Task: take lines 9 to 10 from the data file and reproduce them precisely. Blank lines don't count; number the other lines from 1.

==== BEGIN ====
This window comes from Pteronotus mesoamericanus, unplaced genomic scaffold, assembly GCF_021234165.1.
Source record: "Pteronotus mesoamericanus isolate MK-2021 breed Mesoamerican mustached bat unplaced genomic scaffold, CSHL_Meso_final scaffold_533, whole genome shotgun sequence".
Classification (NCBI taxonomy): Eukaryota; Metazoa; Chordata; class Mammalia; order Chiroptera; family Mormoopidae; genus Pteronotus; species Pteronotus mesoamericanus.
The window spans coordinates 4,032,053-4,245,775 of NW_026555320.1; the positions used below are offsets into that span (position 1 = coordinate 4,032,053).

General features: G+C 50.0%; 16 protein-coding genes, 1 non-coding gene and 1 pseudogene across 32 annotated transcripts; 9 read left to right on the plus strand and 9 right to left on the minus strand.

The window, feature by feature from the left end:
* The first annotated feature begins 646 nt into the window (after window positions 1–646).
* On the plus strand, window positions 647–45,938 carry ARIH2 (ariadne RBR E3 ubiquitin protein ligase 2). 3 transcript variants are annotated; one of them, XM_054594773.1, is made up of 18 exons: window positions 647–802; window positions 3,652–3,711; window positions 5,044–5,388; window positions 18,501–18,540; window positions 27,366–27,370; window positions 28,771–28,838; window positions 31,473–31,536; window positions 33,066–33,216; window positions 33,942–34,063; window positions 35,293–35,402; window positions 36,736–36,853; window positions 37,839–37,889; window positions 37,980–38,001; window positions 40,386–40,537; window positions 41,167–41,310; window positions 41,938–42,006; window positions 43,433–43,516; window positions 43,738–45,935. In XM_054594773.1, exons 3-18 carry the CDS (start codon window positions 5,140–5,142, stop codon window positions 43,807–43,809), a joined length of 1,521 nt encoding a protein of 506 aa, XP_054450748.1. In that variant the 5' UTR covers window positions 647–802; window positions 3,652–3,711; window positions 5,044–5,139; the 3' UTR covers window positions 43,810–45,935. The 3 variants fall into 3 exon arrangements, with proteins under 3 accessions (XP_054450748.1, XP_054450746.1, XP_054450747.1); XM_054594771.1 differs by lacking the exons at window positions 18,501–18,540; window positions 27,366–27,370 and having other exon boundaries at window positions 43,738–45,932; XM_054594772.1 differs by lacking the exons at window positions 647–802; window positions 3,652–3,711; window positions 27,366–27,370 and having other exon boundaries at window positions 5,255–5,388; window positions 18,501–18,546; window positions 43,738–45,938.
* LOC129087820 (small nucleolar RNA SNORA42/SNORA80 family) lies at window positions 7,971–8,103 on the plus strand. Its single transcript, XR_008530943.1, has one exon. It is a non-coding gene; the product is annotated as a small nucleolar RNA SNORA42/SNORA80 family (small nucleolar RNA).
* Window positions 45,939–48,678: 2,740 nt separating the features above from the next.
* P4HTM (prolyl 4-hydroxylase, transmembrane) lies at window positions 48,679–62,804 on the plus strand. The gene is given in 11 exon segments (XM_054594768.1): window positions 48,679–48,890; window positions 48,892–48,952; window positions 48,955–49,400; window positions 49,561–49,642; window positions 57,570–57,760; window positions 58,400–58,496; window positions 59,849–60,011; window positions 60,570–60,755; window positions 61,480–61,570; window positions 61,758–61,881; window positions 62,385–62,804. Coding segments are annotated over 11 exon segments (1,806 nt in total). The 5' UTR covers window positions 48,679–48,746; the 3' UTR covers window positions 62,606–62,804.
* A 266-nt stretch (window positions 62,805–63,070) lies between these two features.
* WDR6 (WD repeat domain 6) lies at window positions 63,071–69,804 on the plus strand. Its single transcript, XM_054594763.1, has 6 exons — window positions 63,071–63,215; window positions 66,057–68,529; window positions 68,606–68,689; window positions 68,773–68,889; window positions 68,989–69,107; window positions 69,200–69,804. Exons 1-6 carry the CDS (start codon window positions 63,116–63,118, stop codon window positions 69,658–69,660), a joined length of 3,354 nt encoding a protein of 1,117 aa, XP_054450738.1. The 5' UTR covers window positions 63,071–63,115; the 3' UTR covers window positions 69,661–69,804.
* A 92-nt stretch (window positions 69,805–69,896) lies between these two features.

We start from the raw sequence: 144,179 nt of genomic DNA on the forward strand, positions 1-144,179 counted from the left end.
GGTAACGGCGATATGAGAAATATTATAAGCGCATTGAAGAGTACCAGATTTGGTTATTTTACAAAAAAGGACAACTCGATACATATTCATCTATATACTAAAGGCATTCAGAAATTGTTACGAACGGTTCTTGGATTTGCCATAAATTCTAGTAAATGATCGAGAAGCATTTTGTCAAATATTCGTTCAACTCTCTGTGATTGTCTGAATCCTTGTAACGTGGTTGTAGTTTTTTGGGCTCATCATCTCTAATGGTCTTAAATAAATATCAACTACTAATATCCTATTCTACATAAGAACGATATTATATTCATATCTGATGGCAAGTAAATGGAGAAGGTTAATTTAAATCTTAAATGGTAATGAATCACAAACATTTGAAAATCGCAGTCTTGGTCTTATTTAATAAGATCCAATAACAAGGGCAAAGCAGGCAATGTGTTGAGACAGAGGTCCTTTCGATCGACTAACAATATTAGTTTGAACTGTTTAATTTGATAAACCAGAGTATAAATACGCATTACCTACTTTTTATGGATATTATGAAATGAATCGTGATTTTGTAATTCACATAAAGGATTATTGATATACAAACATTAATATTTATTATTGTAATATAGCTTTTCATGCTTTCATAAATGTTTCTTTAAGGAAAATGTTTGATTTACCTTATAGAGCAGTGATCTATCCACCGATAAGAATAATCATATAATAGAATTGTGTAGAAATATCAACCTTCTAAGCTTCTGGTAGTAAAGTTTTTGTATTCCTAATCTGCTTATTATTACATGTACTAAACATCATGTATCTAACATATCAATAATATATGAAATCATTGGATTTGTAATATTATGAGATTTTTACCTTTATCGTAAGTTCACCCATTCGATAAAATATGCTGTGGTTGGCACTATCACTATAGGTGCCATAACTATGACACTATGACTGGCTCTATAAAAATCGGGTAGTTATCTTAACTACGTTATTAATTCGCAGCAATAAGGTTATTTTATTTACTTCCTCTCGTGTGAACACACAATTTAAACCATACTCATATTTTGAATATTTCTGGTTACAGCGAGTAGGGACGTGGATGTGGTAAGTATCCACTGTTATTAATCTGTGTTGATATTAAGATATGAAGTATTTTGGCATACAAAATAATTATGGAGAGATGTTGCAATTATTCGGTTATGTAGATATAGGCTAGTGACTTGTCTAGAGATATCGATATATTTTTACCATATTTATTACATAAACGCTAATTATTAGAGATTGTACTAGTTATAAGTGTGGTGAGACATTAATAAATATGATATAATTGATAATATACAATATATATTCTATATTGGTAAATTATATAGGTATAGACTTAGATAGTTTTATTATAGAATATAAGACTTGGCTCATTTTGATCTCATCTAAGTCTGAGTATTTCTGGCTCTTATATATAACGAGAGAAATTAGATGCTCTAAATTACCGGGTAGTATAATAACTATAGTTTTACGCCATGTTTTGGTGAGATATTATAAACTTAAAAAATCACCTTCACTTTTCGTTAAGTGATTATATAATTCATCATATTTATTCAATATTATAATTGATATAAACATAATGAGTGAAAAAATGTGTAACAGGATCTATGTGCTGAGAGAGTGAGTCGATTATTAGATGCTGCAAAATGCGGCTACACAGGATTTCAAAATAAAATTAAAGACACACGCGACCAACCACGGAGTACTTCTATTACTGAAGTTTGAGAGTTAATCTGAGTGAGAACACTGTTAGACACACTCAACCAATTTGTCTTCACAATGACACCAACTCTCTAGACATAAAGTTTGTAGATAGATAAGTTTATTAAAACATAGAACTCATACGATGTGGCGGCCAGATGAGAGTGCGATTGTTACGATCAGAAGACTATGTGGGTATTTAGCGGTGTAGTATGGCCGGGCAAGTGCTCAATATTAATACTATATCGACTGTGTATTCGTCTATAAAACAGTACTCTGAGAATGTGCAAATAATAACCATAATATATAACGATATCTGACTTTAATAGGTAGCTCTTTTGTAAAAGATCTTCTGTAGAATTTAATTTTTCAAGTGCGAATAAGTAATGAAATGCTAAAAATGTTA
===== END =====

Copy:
* LOC129087820 (small nucleolar RNA SNORA42/SNORA80 family) lies at window positions 7,971–8,103 on the plus strand. Its single transcript, XR_008530943.1, has one exon. It is a non-coding gene; the product is annotated as a small nucleolar RNA SNORA42/SNORA80 family (small nucleolar RNA).
* Window positions 45,939–48,678: 2,740 nt separating the features above from the next.